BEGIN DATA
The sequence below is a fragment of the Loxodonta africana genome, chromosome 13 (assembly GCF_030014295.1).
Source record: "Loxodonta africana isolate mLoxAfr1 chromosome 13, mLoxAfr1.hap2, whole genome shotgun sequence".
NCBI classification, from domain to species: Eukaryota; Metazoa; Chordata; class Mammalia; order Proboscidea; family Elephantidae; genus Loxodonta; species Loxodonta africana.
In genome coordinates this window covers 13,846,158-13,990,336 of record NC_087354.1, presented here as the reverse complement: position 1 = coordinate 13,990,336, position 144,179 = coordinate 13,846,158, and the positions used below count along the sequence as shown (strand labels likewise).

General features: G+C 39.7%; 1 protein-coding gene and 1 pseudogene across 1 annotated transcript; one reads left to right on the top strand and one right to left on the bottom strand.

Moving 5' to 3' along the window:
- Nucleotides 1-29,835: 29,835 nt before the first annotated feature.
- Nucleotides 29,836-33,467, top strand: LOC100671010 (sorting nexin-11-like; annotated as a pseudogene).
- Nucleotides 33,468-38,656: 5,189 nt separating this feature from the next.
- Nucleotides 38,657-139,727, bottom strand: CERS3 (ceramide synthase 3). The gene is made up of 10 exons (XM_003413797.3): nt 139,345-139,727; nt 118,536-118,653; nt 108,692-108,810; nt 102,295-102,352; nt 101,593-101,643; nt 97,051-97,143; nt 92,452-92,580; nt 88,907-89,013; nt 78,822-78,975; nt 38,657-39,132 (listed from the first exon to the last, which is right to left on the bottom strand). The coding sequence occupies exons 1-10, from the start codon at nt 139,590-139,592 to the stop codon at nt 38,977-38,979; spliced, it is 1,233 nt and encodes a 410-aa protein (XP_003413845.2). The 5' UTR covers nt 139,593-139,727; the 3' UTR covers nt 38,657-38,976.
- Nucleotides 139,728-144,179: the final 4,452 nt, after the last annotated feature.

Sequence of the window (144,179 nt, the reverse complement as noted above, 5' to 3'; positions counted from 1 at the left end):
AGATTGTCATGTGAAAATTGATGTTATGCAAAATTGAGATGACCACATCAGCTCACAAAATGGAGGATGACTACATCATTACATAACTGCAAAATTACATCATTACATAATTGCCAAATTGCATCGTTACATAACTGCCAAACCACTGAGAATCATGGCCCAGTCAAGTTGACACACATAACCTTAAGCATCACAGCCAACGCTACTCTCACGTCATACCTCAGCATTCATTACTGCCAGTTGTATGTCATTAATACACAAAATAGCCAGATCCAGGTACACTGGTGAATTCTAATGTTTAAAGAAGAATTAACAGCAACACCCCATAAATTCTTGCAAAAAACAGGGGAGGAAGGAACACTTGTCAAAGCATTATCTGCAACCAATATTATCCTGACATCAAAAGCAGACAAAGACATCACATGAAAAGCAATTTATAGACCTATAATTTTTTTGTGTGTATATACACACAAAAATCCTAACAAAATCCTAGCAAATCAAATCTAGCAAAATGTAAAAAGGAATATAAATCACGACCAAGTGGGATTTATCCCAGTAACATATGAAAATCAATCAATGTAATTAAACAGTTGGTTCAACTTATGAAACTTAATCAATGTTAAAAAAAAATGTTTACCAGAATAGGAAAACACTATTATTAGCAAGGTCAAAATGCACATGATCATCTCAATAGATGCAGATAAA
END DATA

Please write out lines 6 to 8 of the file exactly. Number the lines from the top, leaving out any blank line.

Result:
Moving 5' to 3' along the window:
- Nucleotides 1-29,835: 29,835 nt before the first annotated feature.
- Nucleotides 29,836-33,467, top strand: LOC100671010 (sorting nexin-11-like; annotated as a pseudogene).